The Aioko from Short Leash Hot Dogs
In my humble opinion, hot dog buns are the worst. They can barely contain the dog/brat/wiener. Toppings? Forget about it. Luckily Short Leash uses a delicious naan to contain the entire wiener and all its toppings. The Aioko, specifically, rivals the best of spicy and sweet combinations in a hot dog. It's loaded with mango chutney, jalapeños and a touch of that taboo white stuff, mayonnaise. Short Leash is a mobile establishment, so you have to stay updated via Facebook and Twitter, if you're hoping to find new wiener pics of where they might pop up next. — Nicole Whittington
The Big Unit from Cooper'stown
Ballpark dogs are all well and good if you're looking for a light aperitif, but I'm of the conviction that bigger is better, especially when it comes to wieners. And it doesn't get much bigger than Alice Cooper'stown's Big Unit Hot Dog. Named after former D-Backs hurler Randy Johnson, the Big Unit features a 22-inch log of Vienna Beef nestled inside a whole baguette and topped with chili, cheese sauce, sauerkraut, jalapeño, diced tomato and onion, sweet relish, shredded cheddar and bacon! Weighing in at three pounds, it's enough to feed me and my Frankenstein. — Zachary Fowle
The Maxwell Street Polish at Great Dane's Doghouse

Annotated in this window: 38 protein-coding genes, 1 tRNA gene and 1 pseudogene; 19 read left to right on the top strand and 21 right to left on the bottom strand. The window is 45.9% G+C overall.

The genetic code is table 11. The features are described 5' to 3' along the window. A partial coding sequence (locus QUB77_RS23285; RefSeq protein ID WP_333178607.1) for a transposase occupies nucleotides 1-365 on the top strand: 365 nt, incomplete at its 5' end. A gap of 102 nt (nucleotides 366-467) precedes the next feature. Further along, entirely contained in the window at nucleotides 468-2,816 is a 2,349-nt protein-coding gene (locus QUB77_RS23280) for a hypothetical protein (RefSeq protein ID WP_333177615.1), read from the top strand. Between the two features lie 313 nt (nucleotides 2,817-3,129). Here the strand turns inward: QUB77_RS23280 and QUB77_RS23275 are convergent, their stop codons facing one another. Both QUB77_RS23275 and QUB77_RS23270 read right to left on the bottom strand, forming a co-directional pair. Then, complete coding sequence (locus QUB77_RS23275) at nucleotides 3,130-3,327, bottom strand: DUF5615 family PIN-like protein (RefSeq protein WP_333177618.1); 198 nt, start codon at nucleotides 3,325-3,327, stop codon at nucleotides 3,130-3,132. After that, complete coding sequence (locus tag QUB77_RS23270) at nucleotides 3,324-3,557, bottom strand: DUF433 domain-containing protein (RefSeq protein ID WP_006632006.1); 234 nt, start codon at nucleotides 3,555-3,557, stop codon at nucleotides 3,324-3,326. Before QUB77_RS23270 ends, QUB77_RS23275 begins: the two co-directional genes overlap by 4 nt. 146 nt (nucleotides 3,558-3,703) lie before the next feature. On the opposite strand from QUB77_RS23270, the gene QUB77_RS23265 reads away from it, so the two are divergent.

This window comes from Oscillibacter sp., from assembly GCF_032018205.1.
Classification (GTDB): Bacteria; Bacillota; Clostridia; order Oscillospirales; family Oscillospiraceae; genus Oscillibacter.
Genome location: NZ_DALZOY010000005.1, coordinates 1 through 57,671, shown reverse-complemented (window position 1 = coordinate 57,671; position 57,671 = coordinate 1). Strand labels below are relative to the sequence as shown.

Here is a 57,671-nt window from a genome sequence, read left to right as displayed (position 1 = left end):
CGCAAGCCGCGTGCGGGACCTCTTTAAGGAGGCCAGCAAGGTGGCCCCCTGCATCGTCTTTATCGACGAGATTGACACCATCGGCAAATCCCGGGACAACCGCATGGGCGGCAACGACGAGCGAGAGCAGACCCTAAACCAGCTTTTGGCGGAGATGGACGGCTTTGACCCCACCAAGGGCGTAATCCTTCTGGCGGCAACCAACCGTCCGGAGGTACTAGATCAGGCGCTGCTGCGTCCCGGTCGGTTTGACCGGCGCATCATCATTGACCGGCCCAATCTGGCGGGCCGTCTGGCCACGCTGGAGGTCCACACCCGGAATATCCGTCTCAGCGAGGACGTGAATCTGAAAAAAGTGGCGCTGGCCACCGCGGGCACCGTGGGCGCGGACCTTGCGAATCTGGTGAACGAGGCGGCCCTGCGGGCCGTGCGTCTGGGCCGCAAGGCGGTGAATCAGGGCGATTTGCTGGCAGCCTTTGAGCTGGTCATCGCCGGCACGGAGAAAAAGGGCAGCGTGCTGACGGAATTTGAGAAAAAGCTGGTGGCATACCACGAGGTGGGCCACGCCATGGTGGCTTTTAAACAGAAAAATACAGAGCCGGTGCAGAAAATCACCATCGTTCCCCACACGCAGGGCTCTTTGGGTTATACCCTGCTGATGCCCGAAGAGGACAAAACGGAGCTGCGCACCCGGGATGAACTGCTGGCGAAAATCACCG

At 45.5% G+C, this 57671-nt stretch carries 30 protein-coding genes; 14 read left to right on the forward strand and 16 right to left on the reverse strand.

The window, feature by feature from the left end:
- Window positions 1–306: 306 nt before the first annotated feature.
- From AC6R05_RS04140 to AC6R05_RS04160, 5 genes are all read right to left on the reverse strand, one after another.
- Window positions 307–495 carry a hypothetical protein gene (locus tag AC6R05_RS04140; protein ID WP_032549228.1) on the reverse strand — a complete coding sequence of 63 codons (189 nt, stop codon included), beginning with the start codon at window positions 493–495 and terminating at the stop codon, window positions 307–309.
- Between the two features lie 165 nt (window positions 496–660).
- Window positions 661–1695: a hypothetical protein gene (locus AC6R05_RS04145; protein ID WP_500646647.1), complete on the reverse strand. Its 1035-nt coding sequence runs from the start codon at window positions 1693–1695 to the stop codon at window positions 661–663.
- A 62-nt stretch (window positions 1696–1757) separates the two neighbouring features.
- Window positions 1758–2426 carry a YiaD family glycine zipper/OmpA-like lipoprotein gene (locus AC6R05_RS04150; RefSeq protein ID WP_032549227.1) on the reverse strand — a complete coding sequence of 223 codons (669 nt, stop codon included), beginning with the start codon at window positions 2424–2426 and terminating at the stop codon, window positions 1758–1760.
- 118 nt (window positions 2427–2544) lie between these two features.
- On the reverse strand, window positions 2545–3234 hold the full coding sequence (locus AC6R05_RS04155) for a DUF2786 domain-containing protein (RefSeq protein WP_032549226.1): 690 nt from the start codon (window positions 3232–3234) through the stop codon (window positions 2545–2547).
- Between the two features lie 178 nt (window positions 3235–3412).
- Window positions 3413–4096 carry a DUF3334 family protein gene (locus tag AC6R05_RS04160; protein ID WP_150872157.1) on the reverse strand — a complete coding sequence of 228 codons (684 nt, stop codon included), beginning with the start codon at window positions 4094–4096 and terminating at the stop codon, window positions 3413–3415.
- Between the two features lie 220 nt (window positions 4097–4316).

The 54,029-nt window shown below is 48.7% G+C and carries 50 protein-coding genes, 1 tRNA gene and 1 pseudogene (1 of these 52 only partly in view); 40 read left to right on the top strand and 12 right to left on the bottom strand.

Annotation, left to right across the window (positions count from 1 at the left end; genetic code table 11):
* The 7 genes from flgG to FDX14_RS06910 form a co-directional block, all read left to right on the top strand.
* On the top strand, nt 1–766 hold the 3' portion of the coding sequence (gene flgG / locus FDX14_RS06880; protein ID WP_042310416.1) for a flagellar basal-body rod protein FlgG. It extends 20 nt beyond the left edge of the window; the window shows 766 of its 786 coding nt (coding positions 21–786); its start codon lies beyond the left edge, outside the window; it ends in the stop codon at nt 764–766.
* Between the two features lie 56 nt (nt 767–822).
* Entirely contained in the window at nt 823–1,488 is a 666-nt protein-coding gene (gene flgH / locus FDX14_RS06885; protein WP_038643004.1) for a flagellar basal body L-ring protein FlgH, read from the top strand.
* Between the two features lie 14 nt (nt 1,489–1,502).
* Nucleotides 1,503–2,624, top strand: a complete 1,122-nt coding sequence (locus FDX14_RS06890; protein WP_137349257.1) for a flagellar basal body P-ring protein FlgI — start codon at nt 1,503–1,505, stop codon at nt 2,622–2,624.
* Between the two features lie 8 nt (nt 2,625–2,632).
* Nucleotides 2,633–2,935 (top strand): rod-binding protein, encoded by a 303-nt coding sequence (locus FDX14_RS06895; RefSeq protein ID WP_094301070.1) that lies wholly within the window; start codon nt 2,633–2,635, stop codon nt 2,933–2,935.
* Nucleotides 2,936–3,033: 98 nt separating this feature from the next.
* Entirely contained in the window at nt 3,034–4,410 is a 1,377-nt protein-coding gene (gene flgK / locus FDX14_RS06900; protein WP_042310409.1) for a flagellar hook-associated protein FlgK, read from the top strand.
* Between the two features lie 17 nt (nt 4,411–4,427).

The Maxwell Street Polish at Great Dane's Doghouse is a Vienna Beef grilled sausage, topped with savory grilled onions, tomatoes, a pickle, hot peppers, and spicy deli mustard. I call it a classic Chicago-style dog done right. The Polish sausage is made to perfection[ the grilling creates a crisp outside and tender, juicy center. The grilled onions and deli mustard accentuate the smoky flavor of the dog, and it's all served on a poppyseed bun that manages to stay relatively intact 'til the very end. — David Sydiongco
The Chicago Dog at the Chicago Hamburger Company
I'm in love with the Chicago dog at the Chicago Hamburger Company. Not only is it the perfect size for a non-food-coma-inducing lunch, but the meat is juicy, the toppings are crisp and fresh, and the service is quick. Made-to-order, the dog rests between a crunchy pickle spear, hot tomato slices, and sport peppers that are nicely spicy but tolerable. To be honest, I might cheat on the Chicago dog sometimes with the Medley, which is layered beneath neon green relish and chopped onions, wrapped in a poppyseed bun, and christened with a generous smattering of savory celery salt. — Hannah Hayes
The BBQ Dog from Dave's Doghouse